Jennifer Lawrence has opened up about the impact of having her nude images shared online following the infamous celebrity iCloud hack of 2014.
Jennifer Lawrence has spoken candidly about how the trauma of having her nude photos stolen and shared online “will exist forever”.
Speaking to Vanity Fair, the Don’t Look Up actress said in an interview: “Anybody can go look at my naked body without my consent, at any time of day. Somebody in France just published them.”
In 2014, Lawrence was the victim of an iCloud hack which saw her intimate photos leaked on the internet. Kirsten Dunst and model Kate Upton were also targeted.
“My trauma will exist forever,” she added.
Doxing – the public exposure of personal data including intimate videos or images for malicious purposes, commonly known as revenge porn – was criminalised in England and Wales in 2015, and in Northern Ireland in 2016, and those convicted of the offence face up to two years in prison and a fine. The maximum sentence is longer in Scotland, where anyone convicted of revenge porn could be jailed for up to five years.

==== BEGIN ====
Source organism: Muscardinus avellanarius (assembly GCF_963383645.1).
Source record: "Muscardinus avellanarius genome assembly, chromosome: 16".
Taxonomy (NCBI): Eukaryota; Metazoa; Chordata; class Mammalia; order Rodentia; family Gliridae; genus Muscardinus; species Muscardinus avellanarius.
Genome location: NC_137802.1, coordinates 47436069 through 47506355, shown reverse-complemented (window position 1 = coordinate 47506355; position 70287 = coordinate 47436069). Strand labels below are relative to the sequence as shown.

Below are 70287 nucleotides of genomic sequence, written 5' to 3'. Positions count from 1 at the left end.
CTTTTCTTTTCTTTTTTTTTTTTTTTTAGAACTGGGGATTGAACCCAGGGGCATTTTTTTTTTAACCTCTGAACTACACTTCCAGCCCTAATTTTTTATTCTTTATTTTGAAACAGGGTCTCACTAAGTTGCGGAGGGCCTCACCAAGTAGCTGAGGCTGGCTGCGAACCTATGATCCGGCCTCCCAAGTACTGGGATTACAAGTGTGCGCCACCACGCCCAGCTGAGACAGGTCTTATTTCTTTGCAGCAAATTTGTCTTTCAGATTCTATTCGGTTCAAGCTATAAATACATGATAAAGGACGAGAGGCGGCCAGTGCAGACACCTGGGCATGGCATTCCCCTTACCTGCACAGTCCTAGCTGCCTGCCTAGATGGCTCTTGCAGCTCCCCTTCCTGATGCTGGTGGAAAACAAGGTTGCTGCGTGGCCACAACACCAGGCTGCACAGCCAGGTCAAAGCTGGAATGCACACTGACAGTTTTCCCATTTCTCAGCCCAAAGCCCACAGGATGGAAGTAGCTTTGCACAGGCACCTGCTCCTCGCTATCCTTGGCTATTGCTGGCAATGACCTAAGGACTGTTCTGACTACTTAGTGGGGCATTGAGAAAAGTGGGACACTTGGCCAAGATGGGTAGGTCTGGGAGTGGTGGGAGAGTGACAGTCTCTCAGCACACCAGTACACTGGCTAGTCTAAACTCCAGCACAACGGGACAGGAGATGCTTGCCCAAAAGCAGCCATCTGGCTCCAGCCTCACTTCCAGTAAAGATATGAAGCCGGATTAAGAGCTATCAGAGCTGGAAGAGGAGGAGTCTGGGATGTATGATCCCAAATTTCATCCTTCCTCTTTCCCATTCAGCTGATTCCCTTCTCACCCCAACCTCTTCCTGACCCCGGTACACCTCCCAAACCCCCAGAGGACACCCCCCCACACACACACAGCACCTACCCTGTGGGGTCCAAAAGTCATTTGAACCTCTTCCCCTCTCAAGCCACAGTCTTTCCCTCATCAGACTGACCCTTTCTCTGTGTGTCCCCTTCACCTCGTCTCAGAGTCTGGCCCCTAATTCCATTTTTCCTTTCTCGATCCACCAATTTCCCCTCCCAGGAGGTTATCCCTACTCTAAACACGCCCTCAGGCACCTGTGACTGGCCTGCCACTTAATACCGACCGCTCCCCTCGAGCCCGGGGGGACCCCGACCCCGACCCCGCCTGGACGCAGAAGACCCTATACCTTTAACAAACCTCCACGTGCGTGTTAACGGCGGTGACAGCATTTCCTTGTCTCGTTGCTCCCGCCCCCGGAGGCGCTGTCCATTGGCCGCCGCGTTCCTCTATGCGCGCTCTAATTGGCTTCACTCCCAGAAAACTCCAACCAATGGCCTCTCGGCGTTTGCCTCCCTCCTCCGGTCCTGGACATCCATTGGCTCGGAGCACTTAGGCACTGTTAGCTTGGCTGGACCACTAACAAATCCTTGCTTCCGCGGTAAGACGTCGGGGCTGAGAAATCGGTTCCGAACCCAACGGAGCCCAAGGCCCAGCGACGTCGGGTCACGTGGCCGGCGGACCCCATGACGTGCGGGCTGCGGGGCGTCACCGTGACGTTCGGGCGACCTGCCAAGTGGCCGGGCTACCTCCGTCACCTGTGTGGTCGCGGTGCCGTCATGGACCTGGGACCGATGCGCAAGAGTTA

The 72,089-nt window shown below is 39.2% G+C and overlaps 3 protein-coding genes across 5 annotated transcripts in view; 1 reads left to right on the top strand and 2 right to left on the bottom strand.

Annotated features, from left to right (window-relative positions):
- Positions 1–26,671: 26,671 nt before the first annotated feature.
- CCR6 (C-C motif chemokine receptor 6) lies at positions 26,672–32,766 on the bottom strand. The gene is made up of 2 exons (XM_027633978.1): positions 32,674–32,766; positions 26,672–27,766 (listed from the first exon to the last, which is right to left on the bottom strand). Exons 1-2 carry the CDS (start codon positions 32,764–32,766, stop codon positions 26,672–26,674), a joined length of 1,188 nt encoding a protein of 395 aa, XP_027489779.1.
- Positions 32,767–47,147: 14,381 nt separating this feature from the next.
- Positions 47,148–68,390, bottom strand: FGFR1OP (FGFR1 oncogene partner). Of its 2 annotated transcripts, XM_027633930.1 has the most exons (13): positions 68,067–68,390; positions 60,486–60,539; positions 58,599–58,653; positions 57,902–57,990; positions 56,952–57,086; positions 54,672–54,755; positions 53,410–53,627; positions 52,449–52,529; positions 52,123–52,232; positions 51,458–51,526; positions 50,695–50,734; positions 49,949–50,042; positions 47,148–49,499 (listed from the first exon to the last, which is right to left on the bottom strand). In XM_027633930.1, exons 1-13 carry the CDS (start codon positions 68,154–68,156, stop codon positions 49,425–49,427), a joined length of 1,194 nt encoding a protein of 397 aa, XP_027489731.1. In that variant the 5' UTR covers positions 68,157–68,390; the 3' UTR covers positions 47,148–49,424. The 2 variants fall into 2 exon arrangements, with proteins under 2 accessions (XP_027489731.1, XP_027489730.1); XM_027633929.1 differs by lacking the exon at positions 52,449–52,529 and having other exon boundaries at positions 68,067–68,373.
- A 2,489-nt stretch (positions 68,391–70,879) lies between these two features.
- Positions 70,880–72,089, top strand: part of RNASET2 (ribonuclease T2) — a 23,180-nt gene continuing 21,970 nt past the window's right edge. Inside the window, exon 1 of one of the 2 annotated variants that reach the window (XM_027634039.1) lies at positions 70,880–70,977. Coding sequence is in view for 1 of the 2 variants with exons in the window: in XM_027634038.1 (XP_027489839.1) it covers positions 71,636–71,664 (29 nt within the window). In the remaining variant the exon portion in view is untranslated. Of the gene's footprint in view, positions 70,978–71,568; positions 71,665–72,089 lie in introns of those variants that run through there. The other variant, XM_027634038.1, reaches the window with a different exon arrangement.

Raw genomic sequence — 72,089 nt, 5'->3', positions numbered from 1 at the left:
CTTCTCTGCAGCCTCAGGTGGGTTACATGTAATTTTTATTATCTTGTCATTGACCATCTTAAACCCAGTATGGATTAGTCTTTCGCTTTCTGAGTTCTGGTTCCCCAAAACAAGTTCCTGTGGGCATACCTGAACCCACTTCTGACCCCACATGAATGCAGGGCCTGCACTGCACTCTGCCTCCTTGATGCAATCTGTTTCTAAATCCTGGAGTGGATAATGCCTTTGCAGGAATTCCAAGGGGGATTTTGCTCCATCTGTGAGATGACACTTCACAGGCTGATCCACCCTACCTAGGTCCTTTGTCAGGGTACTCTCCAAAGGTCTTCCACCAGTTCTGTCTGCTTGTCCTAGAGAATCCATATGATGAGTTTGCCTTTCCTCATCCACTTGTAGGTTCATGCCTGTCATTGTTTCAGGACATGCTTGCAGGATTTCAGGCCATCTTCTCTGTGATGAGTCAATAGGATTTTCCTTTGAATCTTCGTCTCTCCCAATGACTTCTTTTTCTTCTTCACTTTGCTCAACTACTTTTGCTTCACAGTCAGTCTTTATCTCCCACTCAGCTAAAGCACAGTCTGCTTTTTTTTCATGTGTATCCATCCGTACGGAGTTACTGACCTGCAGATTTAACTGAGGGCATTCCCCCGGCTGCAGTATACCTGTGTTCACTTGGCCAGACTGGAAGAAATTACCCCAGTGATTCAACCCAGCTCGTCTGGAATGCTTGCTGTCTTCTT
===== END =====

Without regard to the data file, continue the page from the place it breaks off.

In 2018, four people were jailed in the US for their involvement in the “celebgate” photo hacking scandal, and were sentenced to between nine and 18 months in prison.
In the December issue spread, Lawrence also shared the reality of the “grim and fraught” entertainment industry for women, particularly in the wake of #MeToo.
In the height of the movement, accused producer Harvey Weinstein, who in a lawsuit where an unnamed actor claimed that as Weinstein sexually assaulted her, he claimed: “I slept with Jennifer Lawrence and look where she is; she has just won an Oscar.”
“Harvey’s victims were women that believed that he was going to help them. Fortunately, by the time I had even come across Harvey in my career, I was about to win an Academy Award. I was getting The Hunger Games,” she explained.
She added: “I avoided that specific situation. Of course, I’m a woman in the professional world. So it’s not like I’ve gone my entire career with men being appropriate.”